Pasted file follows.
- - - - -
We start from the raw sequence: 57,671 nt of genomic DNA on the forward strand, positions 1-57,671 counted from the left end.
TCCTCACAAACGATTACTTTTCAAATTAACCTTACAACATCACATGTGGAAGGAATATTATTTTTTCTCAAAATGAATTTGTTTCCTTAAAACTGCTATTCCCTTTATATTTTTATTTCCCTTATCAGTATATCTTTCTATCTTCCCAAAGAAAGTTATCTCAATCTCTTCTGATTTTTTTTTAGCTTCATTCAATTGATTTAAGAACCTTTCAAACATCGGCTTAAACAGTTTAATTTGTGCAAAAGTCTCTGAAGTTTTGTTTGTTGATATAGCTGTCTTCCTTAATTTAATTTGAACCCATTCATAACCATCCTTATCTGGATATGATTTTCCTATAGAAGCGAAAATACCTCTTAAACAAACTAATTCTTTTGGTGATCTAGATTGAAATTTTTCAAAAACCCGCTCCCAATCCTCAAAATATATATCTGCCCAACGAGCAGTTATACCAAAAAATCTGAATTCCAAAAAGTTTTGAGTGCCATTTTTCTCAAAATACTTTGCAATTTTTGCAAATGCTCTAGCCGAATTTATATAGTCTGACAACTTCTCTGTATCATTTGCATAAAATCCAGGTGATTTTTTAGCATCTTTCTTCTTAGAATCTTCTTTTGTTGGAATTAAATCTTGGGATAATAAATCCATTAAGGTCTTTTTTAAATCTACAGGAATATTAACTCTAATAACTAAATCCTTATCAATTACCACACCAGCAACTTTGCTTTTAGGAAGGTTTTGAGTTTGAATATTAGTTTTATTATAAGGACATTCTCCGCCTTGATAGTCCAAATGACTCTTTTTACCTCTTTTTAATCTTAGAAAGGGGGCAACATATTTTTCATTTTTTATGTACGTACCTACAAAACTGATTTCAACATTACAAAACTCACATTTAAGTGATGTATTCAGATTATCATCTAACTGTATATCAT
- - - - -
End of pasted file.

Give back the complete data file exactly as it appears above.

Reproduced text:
We start from the raw sequence: 57,671 nt of genomic DNA on the forward strand, positions 1-57,671 counted from the left end.
TCCTCACAAACGATTACTTTTCAAATTAACCTTACAACATCACATGTGGAAGGAATATTATTTTTTCTCAAAATGAATTTGTTTCCTTAAAACTGCTATTCCCTTTATATTTTTATTTCCCTTATCAGTATATCTTTCTATCTTCCCAAAGAAAGTTATCTCAATCTCTTCTGATTTTTTTTTAGCTTCATTCAATTGATTTAAGAACCTTTCAAACATCGGCTTAAACAGTTTAATTTGTGCAAAAGTCTCTGAAGTTTTGTTTGTTGATATAGCTGTCTTCCTTAATTTAATTTGAACCCATTCATAACCATCCTTATCTGGATATGATTTTCCTATAGAAGCGAAAATACCTCTTAAACAAACTAATTCTTTTGGTGATCTAGATTGAAATTTTTCAAAAACCCGCTCCCAATCCTCAAAATATATATCTGCCCAACGAGCAGTTATACCAAAAAATCTGAATTCCAAAAAGTTTTGAGTGCCATTTTTCTCAAAATACTTTGCAATTTTTGCAAATGCTCTAGCCGAATTTATATAGTCTGACAACTTCTCTGTATCATTTGCATAAAATCCAGGTGATTTTTTAGCATCTTTCTTCTTAGAATCTTCTTTTGTTGGAATTAAATCTTGGGATAATAAATCCATTAAGGTCTTTTTTAAATCTACAGGAATATTAACTCTAATAACTAAATCCTTATCAATTACCACACCAGCAACTTTGCTTTTAGGAAGGTTTTGAGTTTGAATATTAGTTTTATTATAAGGACATTCTCCGCCTTGATAGTCCAAATGACTCTTTTTACCTCTTTTTAATCTTAGAAAGGGGGCAACATATTTTTCATTTTTTATGTACGTACCTACAAAACTGATTTCAACATTACAAAACTCACATTTAAGTGATGTATTCAGATTATCATCTAACTGTATATCAT